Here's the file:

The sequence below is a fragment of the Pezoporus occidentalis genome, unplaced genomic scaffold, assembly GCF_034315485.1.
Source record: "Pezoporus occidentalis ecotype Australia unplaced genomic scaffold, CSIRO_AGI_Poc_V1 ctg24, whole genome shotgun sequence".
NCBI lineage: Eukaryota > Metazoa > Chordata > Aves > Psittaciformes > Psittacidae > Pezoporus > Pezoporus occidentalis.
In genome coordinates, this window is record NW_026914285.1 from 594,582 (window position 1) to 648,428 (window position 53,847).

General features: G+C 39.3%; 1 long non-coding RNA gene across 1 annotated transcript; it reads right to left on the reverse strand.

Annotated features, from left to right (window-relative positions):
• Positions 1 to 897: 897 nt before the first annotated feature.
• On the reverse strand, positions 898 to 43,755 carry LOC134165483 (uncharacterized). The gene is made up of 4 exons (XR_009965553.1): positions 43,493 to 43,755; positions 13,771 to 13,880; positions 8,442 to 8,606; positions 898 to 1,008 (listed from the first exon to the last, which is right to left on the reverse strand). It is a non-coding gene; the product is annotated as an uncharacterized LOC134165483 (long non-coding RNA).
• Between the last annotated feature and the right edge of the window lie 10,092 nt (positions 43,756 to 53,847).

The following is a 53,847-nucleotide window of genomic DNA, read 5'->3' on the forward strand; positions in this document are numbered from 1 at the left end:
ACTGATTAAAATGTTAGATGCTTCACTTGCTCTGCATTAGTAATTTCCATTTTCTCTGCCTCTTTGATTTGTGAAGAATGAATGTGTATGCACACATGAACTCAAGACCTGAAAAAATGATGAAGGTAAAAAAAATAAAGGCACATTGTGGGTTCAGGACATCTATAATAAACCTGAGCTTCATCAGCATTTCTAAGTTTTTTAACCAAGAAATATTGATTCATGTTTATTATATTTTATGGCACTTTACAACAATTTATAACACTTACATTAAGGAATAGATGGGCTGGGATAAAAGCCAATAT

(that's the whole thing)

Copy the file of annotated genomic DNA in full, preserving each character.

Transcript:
The sequence below is a fragment of the Pezoporus occidentalis genome, unplaced genomic scaffold, assembly GCF_034315485.1.
Source record: "Pezoporus occidentalis ecotype Australia unplaced genomic scaffold, CSIRO_AGI_Poc_V1 ctg24, whole genome shotgun sequence".
NCBI lineage: Eukaryota > Metazoa > Chordata > Aves > Psittaciformes > Psittacidae > Pezoporus > Pezoporus occidentalis.
In genome coordinates, this window is record NW_026914285.1 from 594,582 (window position 1) to 648,428 (window position 53,847).

General features: G+C 39.3%; 1 long non-coding RNA gene across 1 annotated transcript; it reads right to left on the reverse strand.

Annotated features, from left to right (window-relative positions):
• Positions 1 to 897: 897 nt before the first annotated feature.
• On the reverse strand, positions 898 to 43,755 carry LOC134165483 (uncharacterized). The gene is made up of 4 exons (XR_009965553.1): positions 43,493 to 43,755; positions 13,771 to 13,880; positions 8,442 to 8,606; positions 898 to 1,008 (listed from the first exon to the last, which is right to left on the reverse strand). It is a non-coding gene; the product is annotated as an uncharacterized LOC134165483 (long non-coding RNA).
• Between the last annotated feature and the right edge of the window lie 10,092 nt (positions 43,756 to 53,847).

The following is a 53,847-nucleotide window of genomic DNA, read 5'->3' on the forward strand; positions in this document are numbered from 1 at the left end:
ACTGATTAAAATGTTAGATGCTTCACTTGCTCTGCATTAGTAATTTCCATTTTCTCTGCCTCTTTGATTTGTGAAGAATGAATGTGTATGCACACATGAACTCAAGACCTGAAAAAATGATGAAGGTAAAAAAAATAAAGGCACATTGTGGGTTCAGGACATCTATAATAAACCTGAGCTTCATCAGCATTTCTAAGTTTTTTAACCAAGAAATATTGATTCATGTTTATTATATTTTATGGCACTTTACAACAATTTATAACACTTACATTAAGGAATAGATGGGCTGGGATAAAAGCCAATAT